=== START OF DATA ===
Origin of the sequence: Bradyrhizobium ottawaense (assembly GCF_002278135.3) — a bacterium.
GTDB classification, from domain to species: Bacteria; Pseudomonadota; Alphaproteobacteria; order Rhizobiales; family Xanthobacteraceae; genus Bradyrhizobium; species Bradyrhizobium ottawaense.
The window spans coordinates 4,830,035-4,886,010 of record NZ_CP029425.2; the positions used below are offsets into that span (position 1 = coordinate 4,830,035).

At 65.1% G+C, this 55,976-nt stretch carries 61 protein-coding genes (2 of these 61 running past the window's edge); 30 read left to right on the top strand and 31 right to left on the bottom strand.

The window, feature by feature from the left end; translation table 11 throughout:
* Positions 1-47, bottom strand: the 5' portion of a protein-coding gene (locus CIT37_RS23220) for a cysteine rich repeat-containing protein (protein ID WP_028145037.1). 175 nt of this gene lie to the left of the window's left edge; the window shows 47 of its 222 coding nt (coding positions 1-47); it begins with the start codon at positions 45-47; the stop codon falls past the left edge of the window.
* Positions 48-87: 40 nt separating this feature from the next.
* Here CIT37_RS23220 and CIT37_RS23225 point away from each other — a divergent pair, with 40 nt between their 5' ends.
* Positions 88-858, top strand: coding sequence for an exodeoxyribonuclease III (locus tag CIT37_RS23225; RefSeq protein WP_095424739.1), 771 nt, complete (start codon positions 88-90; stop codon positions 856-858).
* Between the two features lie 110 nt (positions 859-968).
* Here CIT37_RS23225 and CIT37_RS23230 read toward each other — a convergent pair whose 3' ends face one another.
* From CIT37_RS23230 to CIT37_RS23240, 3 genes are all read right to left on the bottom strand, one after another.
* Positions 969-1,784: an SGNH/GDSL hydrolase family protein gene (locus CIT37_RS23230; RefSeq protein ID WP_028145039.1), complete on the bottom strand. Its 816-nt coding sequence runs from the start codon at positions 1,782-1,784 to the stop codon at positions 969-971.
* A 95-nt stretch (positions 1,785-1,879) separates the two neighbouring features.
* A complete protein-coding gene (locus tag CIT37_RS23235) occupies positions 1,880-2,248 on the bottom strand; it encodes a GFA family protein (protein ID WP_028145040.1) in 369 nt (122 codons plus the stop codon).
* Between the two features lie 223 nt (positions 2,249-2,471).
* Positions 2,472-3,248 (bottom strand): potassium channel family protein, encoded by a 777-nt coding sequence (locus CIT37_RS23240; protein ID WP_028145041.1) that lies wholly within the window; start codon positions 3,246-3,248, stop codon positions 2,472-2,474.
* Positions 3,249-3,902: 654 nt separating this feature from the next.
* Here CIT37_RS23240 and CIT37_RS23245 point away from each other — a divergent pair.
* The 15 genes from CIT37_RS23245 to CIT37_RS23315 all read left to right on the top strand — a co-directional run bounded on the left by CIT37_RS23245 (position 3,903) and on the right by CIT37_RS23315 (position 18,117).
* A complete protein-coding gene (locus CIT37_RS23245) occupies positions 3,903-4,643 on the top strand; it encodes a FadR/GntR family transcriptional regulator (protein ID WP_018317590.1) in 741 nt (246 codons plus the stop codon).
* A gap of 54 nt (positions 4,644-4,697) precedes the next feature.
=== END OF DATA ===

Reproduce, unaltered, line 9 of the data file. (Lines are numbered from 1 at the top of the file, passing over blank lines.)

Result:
* Positions 88-858, top strand: coding sequence for an exodeoxyribonuclease III (locus tag CIT37_RS23225; RefSeq protein WP_095424739.1), 771 nt, complete (start codon positions 88-90; stop codon positions 856-858).